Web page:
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Town meeting

Electronic sign tough sell; TIF proposals generate debate

By Fran Gonzalez | Mar 29, 2021
Photo by: Fran Gonzalez Residents at the Unity town meeting March 28 at Mount View High School gymnasium. One resident, still in her firefighter's gear, had just returned from answering a call.

Unity — About 45 people attended the Unity town meeting Saturday, March 27, in the Mount View High School gymnasium, where 61 articles were presented and voted on in just under three hours. Early on, the meeting was interrupted by a fire call, which sent Unity Fire Chief Blaine Parsons and his crew dashing to the station to respond.

Much debate ensued over articles requesting tax increment financing, an economic development tool that diverts a portion of taxes to help finance future development, which totaled $110,000. First Selectman Penny Sampson asked if an article requesting $18,000 for an electronic sign could be tabled.

Recently, she said, the Maine Department of Economic and Community Development had issued information regarding funding. She asked to hold the article until the next town meeting, which she said would take place in two months. In the article as written, selectmen recommended taking $12,000 from TIF funds, while $6,000 would be raised from taxes.

Before the vote to table the article, several residents spoke against the sign initiative, saying electronic signs are distracting and they would prefer to continue using the current sign at the Town Office, with plastic letters that spell out messages. One resident said an electronic sign would need to be turned off while the Town Office is closed, and another resident said she felt using TIF funds was not appropriate for this effort.

Still another resident called the TIF district a diversion of tax revenue from public funding and added, “Maybe if we didn’t have it, we could take better care of our Fire Department and we wouldn’t have a truck that breaks down half the time when called upon.”

“How about if we don’t table it,” a resident said, “and vote this article down.”

Regarding the current sign at the Town Office, Sampson said “We haven’t been updating the sign because it’s a pain.” The sign, she said, is warped and certain letters are missing and there is not enough room to post information.

“To update the sign, you might be wading in 6 feet of snow,” she said.

With a new electronic sign, messages could be updated from the clerk’s desk and let people know what is happening in town. Unity is a commuter town, she said. “We want them to see we have a market in Unity,” which would bring people to town and drive further economic development.

Larry King, chairman of the Unity Economic Development Committee, said the sign is for people who do not use the internet. “We want to boast about what’s happening in Unity,” he said, “It’s going to bring more people into town.” The electronic sign, he said, would be similar to the one at the church on Knox Ridge or the China Town Office.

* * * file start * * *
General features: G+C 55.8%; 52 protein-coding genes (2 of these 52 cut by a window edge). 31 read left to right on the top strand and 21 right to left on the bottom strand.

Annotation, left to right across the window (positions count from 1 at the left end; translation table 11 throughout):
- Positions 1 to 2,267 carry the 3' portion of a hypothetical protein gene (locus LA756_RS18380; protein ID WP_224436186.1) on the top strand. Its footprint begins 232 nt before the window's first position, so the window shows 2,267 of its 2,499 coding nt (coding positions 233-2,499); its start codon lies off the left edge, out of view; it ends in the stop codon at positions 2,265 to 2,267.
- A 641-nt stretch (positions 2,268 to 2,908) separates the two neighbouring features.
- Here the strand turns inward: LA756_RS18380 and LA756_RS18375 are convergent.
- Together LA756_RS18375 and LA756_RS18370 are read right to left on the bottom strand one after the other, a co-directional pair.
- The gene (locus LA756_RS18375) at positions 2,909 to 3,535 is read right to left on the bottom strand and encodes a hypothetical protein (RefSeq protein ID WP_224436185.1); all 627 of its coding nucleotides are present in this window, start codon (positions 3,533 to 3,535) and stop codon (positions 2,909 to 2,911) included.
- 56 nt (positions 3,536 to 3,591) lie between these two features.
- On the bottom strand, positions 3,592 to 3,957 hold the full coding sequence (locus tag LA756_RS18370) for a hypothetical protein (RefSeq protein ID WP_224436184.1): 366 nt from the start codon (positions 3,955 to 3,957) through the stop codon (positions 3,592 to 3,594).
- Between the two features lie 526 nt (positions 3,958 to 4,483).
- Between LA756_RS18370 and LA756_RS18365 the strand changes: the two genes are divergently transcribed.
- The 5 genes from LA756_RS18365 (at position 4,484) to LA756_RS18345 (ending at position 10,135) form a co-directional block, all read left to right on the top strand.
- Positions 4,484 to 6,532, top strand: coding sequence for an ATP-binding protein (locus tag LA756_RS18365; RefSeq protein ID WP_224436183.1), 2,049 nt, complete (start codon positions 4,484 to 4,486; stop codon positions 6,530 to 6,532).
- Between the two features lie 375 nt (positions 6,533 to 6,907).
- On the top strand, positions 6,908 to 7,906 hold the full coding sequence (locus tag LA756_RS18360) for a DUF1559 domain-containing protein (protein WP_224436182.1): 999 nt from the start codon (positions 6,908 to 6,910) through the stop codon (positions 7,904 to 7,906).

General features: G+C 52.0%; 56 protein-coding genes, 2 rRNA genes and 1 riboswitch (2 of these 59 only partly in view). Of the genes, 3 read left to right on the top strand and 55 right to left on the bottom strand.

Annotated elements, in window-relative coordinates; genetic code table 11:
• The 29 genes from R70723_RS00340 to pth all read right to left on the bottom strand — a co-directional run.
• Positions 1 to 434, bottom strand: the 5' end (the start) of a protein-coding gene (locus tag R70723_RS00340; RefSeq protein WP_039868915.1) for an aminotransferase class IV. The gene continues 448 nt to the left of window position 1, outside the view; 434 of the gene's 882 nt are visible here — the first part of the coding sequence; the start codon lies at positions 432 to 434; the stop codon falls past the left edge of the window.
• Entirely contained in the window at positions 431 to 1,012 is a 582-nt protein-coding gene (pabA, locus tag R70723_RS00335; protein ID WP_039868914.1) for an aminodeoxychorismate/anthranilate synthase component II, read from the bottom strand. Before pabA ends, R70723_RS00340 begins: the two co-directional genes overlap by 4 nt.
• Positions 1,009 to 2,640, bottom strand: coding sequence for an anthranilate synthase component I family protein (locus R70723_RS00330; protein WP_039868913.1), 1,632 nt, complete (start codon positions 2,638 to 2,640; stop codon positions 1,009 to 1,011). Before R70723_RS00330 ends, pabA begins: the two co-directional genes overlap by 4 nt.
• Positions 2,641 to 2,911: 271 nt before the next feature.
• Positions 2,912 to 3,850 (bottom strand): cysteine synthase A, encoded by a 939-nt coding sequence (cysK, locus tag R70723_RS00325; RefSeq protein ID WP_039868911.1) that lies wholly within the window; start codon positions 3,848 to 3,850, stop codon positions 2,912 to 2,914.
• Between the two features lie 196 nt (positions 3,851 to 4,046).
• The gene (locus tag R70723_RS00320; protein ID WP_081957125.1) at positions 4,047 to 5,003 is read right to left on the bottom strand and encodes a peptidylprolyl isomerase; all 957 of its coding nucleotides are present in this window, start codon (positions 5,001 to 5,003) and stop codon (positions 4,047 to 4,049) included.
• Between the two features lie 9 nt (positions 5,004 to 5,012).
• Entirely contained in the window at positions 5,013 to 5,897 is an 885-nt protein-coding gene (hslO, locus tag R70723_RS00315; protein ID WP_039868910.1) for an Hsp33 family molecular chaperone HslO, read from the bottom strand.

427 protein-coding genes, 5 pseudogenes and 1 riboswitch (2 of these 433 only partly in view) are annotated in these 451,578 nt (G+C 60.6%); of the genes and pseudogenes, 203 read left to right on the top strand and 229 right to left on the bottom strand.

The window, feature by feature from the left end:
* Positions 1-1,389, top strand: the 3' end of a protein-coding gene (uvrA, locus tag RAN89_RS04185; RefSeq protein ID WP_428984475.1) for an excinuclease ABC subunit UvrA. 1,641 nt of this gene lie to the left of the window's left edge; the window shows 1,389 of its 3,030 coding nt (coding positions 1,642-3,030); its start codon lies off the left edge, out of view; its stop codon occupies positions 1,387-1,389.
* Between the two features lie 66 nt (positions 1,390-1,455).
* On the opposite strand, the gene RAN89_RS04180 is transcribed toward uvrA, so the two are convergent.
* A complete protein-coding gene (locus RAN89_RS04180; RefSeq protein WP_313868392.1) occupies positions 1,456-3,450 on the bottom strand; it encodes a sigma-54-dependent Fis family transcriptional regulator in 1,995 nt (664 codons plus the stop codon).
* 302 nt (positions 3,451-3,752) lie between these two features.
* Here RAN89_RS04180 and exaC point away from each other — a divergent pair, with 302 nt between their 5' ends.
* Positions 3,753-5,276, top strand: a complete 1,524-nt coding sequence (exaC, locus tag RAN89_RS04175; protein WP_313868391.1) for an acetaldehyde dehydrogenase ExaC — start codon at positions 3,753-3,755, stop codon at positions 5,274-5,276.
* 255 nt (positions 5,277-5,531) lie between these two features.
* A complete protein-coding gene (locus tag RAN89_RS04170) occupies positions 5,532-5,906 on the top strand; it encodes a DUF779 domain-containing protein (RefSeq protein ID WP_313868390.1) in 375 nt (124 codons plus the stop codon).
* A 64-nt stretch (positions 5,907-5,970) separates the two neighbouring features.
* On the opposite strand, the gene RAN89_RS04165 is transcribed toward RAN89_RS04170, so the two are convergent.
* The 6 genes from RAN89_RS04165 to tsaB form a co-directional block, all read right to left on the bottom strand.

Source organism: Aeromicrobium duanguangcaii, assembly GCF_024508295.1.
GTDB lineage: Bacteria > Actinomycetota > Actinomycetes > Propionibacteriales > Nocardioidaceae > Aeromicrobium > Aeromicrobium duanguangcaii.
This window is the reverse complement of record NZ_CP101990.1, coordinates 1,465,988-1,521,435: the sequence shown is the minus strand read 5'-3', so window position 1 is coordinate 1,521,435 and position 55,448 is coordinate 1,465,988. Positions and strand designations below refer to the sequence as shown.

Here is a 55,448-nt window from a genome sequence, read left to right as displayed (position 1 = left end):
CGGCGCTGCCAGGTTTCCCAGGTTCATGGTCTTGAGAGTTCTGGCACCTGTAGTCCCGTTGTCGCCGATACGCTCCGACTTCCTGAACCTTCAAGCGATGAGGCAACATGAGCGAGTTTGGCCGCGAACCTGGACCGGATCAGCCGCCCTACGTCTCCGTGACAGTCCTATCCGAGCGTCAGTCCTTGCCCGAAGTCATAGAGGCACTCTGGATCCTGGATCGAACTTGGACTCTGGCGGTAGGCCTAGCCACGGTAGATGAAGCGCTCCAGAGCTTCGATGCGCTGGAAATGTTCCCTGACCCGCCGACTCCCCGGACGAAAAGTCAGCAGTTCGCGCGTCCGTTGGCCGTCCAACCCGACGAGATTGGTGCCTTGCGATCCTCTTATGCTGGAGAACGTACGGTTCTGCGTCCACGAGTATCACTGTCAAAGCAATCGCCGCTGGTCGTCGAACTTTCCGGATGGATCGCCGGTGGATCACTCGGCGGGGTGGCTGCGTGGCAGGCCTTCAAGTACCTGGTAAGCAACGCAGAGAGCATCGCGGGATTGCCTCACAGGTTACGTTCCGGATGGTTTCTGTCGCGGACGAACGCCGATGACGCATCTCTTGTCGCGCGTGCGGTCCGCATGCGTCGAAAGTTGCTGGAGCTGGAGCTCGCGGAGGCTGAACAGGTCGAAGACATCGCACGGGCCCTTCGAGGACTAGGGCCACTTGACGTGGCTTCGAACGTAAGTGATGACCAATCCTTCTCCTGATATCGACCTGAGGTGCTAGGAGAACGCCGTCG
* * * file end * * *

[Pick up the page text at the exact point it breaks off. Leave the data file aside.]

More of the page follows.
Ultimately, residents voted to table the article until the next town meeting in May.

The next six articles under the heading “TIF” asked residents to approve $30,000 for building and maintenance of ATV, snowmobile and hiking trails, $5,000 for beautifying the roads and landscape in town, $25,000 to improve sidewalks, $4,000 for traffic calming, $8,000 for marketing and $20,000 to put toward two grants — one a community grant, the other a marketing grant. Each article generated debate.

Sampson said as part of its traffic calming efforts, the town installed a flashing speed sign and a solar-powered pedestrian crossing sign and also hired the Waldo County Sheriff’s Office to provide extra patrols to the Main Street area which, she said, proved effective.

A resident responded, saying deputies patrolling the Main Street area by Unity House of Pizza “maybe shouldn’t park in the no parking areas.”

After much discussion, all six articles were approved.

Big-ticket items in Public Works included the summer roads budget, which remained mostly flat at $283,200, while winter roads increased by $3,135 to a price tag of $202,000 this year.

The town’s share for the Unity Area Regional Recycling Center came to $22,489, an increase of more than $1,000 over last year, and solid waste pickup also increased by $2,367 to $77,400. Landfill maintenance and monitoring increased by $2,000 to $4,110.

Under public safety, residents sided with the Budget Committee, approving a $7,634 increase in the Fire Department maintenance and operations budget, which now stands at $79,930.

In election results, Dan McCormick was reelected selectman for another three-year term with 125 votes. Write-in candidate Lynn Warman received 54, and Ed Indelicato received one vote.

The Annual Report was dedicated to Beverly Winship for her many years of devoted service to the town, and Leroy E. Stewart and Beverley N. Murdock were honored as distinguished citizens of Unity who died this past year.

Moderator Don Newell, left, and First Selectman Penny Sampson, sporting a unicorn headband, page through the Annual Report during the Unity town meeting March 28. (Photo by: Fran Gonzalez)
Residents at the Unity town meeting March 28 at Mount View High School gymnasium. (Photo by: Fran Gonzalez)
A resident addresses moderator Don Newell at the Unity town meeting March 28 at Mount View High School gymnasium. (Photo by: Fran Gonzalez)
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